Asim Parekh: India is the second largest producer of fruits and vegetables, globally.
In fruits, we can practically grow all varieties as we have 127 climatic zones.
The reality on the ground is that poor marginal farmers sell their produce at low prices, but small and medium processors purchase it at a higher price.
Then the brand owners, like us, think should we buy the processed juice, or import it from some other country, which works out to be cheaper despite import duties and logistics costs.
We need to fix this vicious circle.
As a company, we are trying to fix this by rasing productivity levels on farms and processing on a scale where by-products of value can be generated.
We have also decided to use India-only fruits for our beverages.
Pawanexh Kohli: It is a misnomer that private sector has not invested. We have the world’s largest footprint in refrigerated warehousing space, even higher than countries such as China, which grows more fruits and vegetables than us.
So investments have been made here...what is missing is organized supply chains.
After the challenge thrown by the Prime Minister on doubling farmers’ income, we must concentrate on fork-to-farm, and not the other way round, that is, produce on the basis of demand.
Policies are changing, too.
For instance, the directorate of marketing and inspection (under the agriculture ministry) now also doubles up as the directorate of marketing and intelligence.
As we map our production and consumption better, more investments will come. We are the world’s largest exporter of beef (buffalo meat).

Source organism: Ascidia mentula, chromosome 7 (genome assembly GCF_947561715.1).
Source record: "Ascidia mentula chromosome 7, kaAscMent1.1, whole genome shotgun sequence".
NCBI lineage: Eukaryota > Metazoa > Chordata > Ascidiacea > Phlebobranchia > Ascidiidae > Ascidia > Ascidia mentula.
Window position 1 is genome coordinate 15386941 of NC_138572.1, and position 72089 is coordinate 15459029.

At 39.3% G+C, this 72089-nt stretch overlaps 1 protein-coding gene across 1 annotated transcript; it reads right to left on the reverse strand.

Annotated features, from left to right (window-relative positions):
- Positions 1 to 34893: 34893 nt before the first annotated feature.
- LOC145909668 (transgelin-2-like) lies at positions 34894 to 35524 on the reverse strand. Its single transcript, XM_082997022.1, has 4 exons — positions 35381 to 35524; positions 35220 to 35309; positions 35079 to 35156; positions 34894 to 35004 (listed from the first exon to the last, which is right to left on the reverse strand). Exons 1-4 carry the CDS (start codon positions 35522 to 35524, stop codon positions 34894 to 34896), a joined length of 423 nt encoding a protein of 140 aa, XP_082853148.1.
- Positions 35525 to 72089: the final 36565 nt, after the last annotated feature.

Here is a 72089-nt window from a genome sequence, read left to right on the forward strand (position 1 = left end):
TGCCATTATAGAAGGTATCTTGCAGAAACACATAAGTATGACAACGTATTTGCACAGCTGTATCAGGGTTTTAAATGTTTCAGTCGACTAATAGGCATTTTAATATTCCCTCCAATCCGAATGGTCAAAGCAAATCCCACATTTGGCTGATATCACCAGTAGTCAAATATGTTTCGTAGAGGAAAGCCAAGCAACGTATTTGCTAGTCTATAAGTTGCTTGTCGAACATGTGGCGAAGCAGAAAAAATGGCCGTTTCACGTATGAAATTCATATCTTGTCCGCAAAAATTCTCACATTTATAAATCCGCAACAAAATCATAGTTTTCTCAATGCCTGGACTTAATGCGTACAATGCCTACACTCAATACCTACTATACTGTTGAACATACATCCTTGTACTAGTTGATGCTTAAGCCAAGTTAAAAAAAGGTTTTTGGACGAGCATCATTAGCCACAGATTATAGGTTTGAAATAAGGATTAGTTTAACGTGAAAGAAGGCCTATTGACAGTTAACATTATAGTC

By establishing the right kind of pack house, we are also exporting grapes, which are highly perishable.
Sachid Madan: At ITC, we have worked with farmers to help them with technology and market access, but partnerships should go beyond that by connecting to the front-end.
The challenge for companies is to produce world class products with produce from India.
For instance, one option was to get orange concentrates from South America for juices, but we looked at Indian fruits, including Jamun, Falsa and Bel, which are fabulous and can have global demand.
Food processing is challenged by the fact that a lot of our products were driven by a West-centric approach. We are also trying to ensure that all our juices are not made from concentrates, but as fresh as possible to suit the Indian palate.
To make this happen we have committed Rs10,000 crore across 20 state-of-the-art plants. We have also set up an R&D centre at Bengaluru, employing 350 scientists. This centre is helping us develop India-centric products, focusing on health and wellness aspects.